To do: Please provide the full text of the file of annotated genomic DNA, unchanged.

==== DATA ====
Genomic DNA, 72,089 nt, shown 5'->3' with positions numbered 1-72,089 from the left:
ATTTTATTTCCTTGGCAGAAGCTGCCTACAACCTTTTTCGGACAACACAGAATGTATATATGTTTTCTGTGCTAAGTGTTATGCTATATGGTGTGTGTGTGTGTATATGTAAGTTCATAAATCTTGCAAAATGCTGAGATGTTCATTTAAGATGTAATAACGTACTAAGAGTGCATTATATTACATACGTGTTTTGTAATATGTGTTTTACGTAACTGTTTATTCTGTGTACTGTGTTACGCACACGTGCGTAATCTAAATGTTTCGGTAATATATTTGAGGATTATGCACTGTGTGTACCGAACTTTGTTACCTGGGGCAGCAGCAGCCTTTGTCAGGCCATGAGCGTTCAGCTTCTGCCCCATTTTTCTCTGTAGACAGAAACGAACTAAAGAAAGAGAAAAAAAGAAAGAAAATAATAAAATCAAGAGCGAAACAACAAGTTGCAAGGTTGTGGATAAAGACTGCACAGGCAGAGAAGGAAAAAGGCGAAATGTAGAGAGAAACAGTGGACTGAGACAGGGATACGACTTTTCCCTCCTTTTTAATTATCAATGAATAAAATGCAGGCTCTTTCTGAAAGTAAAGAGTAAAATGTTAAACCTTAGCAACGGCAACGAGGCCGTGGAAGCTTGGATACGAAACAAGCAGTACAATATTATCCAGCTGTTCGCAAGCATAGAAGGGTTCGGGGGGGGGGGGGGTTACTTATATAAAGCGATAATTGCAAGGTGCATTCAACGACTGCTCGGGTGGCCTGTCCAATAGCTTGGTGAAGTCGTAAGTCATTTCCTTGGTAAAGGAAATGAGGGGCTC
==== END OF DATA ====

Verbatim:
Genomic DNA, 72,089 nt, shown 5'->3' with positions numbered 1-72,089 from the left:
ATTTTATTTCCTTGGCAGAAGCTGCCTACAACCTTTTTCGGACAACACAGAATGTATATATGTTTTCTGTGCTAAGTGTTATGCTATATGGTGTGTGTGTGTGTATATGTAAGTTCATAAATCTTGCAAAATGCTGAGATGTTCATTTAAGATGTAATAACGTACTAAGAGTGCATTATATTACATACGTGTTTTGTAATATGTGTTTTACGTAACTGTTTATTCTGTGTACTGTGTTACGCACACGTGCGTAATCTAAATGTTTCGGTAATATATTTGAGGATTATGCACTGTGTGTACCGAACTTTGTTACCTGGGGCAGCAGCAGCCTTTGTCAGGCCATGAGCGTTCAGCTTCTGCCCCATTTTTCTCTGTAGACAGAAACGAACTAAAGAAAGAGAAAAAAAGAAAGAAAATAATAAAATCAAGAGCGAAACAACAAGTTGCAAGGTTGTGGATAAAGACTGCACAGGCAGAGAAGGAAAAAGGCGAAATGTAGAGAGAAACAGTGGACTGAGACAGGGATACGACTTTTCCCTCCTTTTTAATTATCAATGAATAAAATGCAGGCTCTTTCTGAAAGTAAAGAGTAAAATGTTAAACCTTAGCAACGGCAACGAGGCCGTGGAAGCTTGGATACGAAACAAGCAGTACAATATTATCCAGCTGTTCGCAAGCATAGAAGGGTTCGGGGGGGGGGGGGGTTACTTATATAAAGCGATAATTGCAAGGTGCATTCAACGACTGCTCGGGTGGCCTGTCCAATAGCTTGGTGAAGTCGTAAGTCATTTCCTTGGTAAAGGAAATGAGGGGCTC